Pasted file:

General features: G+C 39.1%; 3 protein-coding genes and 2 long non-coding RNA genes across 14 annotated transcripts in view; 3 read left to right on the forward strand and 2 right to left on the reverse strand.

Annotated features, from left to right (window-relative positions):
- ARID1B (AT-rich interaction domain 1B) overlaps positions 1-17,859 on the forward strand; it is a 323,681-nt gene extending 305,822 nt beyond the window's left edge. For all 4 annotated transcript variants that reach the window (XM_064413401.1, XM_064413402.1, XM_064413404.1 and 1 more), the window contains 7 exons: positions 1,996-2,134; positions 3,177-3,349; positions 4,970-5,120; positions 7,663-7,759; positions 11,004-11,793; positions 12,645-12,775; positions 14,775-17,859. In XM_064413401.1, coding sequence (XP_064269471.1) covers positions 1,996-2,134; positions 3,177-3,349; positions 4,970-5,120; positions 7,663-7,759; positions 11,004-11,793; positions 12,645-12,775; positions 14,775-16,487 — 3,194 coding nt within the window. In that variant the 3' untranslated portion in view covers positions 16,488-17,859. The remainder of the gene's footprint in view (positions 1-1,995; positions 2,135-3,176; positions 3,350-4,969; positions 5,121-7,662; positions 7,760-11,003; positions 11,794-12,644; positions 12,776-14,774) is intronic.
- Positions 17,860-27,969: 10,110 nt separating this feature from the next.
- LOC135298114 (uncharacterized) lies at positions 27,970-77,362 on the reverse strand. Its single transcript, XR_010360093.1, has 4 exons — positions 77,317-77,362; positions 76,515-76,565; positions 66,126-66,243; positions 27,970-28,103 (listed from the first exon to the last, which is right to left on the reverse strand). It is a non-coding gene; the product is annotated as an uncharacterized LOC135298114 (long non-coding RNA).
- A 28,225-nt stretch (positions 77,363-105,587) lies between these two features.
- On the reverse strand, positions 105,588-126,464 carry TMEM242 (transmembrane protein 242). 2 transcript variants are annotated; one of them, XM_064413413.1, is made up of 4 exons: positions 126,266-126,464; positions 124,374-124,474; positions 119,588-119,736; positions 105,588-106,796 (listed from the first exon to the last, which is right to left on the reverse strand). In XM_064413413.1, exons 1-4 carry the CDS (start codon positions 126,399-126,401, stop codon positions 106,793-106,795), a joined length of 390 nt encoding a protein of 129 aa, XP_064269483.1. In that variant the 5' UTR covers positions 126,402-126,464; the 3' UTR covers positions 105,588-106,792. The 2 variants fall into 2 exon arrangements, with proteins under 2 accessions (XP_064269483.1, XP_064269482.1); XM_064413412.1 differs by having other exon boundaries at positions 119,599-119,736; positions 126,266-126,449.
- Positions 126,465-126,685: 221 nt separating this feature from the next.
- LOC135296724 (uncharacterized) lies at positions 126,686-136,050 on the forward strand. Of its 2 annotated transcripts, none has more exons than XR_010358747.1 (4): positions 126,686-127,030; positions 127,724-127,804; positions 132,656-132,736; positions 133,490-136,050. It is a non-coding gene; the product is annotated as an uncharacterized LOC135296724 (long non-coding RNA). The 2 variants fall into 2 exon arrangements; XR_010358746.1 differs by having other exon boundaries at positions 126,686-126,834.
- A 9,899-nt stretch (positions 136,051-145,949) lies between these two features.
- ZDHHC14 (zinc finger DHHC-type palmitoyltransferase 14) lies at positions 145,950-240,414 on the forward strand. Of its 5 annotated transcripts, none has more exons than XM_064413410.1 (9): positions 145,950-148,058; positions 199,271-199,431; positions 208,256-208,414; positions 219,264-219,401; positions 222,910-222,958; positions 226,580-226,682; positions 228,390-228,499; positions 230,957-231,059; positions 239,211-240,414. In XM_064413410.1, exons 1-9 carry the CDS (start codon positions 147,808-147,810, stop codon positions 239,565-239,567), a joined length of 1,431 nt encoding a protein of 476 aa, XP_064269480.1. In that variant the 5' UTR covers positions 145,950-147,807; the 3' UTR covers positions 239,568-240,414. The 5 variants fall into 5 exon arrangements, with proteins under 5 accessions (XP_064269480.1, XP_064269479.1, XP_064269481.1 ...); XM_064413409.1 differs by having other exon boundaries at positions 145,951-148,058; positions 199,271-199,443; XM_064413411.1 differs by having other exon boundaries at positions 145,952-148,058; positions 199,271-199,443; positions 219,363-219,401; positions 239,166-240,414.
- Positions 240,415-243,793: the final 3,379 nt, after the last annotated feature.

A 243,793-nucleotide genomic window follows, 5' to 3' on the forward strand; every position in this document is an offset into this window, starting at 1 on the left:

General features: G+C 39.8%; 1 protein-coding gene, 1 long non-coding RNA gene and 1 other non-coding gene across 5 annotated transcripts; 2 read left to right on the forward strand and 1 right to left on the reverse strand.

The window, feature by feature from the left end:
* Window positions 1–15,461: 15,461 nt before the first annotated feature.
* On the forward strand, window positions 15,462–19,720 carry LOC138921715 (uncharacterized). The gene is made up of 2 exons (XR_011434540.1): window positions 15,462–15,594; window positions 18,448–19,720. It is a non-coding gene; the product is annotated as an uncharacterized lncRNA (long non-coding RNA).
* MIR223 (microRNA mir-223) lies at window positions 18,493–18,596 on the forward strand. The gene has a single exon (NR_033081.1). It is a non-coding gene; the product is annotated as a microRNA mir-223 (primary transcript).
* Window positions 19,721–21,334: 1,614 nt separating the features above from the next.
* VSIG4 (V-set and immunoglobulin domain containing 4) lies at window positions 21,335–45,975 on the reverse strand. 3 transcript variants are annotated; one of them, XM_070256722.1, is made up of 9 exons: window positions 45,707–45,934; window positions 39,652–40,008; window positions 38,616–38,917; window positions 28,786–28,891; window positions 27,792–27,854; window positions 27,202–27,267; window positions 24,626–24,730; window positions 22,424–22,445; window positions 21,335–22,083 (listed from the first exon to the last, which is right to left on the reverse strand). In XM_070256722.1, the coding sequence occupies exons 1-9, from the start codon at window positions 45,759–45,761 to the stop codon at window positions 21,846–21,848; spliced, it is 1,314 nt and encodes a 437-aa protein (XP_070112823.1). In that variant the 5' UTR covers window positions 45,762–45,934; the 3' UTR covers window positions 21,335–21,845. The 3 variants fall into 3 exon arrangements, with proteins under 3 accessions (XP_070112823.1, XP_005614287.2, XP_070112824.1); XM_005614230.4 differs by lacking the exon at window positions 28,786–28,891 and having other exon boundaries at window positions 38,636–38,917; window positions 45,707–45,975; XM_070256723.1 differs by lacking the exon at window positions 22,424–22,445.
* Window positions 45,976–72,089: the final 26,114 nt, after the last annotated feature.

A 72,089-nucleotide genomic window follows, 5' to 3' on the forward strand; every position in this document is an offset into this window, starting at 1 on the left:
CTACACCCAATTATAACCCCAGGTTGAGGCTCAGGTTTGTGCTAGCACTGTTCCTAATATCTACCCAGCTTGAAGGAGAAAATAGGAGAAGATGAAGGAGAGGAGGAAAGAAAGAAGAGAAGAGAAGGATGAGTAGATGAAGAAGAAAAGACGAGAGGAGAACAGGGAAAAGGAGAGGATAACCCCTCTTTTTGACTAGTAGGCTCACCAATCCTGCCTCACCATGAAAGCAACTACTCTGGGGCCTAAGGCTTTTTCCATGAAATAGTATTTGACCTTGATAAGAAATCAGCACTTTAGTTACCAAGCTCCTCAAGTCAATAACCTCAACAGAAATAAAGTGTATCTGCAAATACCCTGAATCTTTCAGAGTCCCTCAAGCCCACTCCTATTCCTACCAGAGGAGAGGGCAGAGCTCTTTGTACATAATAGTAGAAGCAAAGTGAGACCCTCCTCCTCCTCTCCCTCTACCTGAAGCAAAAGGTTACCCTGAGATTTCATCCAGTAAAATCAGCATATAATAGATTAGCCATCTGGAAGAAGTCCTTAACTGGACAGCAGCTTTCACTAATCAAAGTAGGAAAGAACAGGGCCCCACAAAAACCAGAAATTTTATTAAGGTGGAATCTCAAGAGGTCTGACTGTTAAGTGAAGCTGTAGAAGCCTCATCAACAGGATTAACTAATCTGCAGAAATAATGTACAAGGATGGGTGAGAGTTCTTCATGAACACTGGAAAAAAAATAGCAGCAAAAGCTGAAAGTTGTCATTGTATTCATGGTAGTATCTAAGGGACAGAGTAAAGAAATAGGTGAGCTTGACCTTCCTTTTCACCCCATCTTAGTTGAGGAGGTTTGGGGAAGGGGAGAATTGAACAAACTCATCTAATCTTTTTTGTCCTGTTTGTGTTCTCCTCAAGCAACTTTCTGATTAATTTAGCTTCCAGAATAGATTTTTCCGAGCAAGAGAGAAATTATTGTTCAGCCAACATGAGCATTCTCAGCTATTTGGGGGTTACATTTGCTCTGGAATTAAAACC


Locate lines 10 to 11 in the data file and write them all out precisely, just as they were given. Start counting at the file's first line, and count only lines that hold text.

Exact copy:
- A 9,899-nt stretch (positions 136,051-145,949) lies between these two features.
- ZDHHC14 (zinc finger DHHC-type palmitoyltransferase 14) lies at positions 145,950-240,414 on the forward strand. Of its 5 annotated transcripts, none has more exons than XM_064413410.1 (9): positions 145,950-148,058; positions 199,271-199,431; positions 208,256-208,414; positions 219,264-219,401; positions 222,910-222,958; positions 226,580-226,682; positions 228,390-228,499; positions 230,957-231,059; positions 239,211-240,414. In XM_064413410.1, exons 1-9 carry the CDS (start codon positions 147,808-147,810, stop codon positions 239,565-239,567), a joined length of 1,431 nt encoding a protein of 476 aa, XP_064269480.1. In that variant the 5' UTR covers positions 145,950-147,807; the 3' UTR covers positions 239,568-240,414. The 5 variants fall into 5 exon arrangements, with proteins under 5 accessions (XP_064269480.1, XP_064269479.1, XP_064269481.1 ...); XM_064413409.1 differs by having other exon boundaries at positions 145,951-148,058; positions 199,271-199,443; XM_064413411.1 differs by having other exon boundaries at positions 145,952-148,058; positions 199,271-199,443; positions 219,363-219,401; positions 239,166-240,414.